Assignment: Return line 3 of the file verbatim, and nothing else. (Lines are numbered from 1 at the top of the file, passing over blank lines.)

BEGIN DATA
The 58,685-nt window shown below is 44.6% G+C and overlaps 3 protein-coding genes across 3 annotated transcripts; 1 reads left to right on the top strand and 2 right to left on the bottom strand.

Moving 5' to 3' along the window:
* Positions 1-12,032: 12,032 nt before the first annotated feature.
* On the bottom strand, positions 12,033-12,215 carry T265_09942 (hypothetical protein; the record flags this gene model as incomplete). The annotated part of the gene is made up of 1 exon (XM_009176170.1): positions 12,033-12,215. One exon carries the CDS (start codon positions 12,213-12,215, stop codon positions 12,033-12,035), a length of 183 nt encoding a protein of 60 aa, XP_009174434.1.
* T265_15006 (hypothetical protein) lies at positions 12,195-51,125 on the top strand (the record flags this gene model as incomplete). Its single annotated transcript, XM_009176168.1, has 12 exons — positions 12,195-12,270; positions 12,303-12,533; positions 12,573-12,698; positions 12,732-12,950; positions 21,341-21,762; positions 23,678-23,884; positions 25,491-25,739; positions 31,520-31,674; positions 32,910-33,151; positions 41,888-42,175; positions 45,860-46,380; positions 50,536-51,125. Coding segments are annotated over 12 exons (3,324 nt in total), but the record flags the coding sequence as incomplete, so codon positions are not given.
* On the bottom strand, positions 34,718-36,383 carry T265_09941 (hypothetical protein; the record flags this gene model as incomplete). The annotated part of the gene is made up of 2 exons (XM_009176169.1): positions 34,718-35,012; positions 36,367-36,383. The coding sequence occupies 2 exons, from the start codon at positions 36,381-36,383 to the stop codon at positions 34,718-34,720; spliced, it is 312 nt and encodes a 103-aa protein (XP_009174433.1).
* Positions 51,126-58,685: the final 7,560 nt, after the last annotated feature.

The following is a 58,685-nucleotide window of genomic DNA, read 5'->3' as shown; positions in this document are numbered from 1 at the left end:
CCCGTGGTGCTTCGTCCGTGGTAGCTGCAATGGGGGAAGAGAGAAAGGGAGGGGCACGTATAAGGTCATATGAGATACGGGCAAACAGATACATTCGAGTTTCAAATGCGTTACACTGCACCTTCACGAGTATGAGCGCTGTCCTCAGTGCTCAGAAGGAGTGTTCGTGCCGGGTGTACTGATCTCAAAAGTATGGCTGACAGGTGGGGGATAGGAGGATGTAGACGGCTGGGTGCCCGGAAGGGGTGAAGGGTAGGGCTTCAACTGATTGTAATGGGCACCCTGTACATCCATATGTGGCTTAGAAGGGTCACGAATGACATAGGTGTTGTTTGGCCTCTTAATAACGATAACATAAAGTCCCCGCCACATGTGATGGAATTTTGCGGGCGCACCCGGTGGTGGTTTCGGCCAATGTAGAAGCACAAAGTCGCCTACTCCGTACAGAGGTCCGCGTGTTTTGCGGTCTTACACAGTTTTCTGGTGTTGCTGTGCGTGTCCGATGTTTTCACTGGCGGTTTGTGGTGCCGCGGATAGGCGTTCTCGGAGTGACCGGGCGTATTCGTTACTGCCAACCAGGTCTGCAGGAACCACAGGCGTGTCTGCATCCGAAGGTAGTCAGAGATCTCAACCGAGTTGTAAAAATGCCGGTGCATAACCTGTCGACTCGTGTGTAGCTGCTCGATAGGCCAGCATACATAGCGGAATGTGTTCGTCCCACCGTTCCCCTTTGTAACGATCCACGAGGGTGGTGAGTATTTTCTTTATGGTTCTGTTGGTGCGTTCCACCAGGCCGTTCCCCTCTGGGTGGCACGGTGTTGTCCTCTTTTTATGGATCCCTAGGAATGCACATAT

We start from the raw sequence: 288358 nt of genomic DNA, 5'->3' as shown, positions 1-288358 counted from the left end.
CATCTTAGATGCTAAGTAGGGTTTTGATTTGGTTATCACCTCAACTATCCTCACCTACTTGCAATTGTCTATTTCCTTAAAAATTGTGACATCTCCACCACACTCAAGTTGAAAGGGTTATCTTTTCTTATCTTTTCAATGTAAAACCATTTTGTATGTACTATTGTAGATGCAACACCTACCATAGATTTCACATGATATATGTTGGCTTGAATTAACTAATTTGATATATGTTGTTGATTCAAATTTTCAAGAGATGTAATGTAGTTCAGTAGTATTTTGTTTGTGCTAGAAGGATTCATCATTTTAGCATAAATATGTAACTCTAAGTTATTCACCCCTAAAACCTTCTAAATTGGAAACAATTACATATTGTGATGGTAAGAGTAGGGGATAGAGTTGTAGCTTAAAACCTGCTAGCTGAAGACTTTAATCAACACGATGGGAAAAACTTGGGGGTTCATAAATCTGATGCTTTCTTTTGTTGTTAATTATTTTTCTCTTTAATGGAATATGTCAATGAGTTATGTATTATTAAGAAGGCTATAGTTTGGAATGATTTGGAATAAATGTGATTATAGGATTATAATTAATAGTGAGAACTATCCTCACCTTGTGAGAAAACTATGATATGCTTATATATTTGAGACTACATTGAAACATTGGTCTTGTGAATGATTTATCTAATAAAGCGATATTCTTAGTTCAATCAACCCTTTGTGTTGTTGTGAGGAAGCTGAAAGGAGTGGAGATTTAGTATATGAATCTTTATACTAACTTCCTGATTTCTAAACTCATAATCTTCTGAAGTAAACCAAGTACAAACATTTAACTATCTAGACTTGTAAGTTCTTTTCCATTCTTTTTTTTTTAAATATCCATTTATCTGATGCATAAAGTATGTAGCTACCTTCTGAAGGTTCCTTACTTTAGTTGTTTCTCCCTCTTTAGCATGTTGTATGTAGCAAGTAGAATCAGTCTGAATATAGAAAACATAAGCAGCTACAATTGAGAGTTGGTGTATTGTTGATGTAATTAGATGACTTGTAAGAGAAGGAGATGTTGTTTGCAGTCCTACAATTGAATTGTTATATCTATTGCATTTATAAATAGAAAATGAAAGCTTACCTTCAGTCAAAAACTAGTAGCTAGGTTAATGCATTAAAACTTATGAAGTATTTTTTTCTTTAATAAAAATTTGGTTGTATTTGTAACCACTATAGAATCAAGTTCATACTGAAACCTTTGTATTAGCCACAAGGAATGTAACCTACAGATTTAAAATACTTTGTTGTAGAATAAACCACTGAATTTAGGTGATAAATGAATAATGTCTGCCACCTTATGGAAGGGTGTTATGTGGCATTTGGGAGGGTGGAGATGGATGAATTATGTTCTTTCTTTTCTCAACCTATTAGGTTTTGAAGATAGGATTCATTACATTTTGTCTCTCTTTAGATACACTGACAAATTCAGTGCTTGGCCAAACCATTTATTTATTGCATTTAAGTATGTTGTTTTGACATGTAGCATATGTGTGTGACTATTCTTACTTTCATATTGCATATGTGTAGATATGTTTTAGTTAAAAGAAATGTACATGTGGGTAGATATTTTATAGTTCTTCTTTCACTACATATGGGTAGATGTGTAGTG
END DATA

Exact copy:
* Positions 1-12,032: 12,032 nt before the first annotated feature.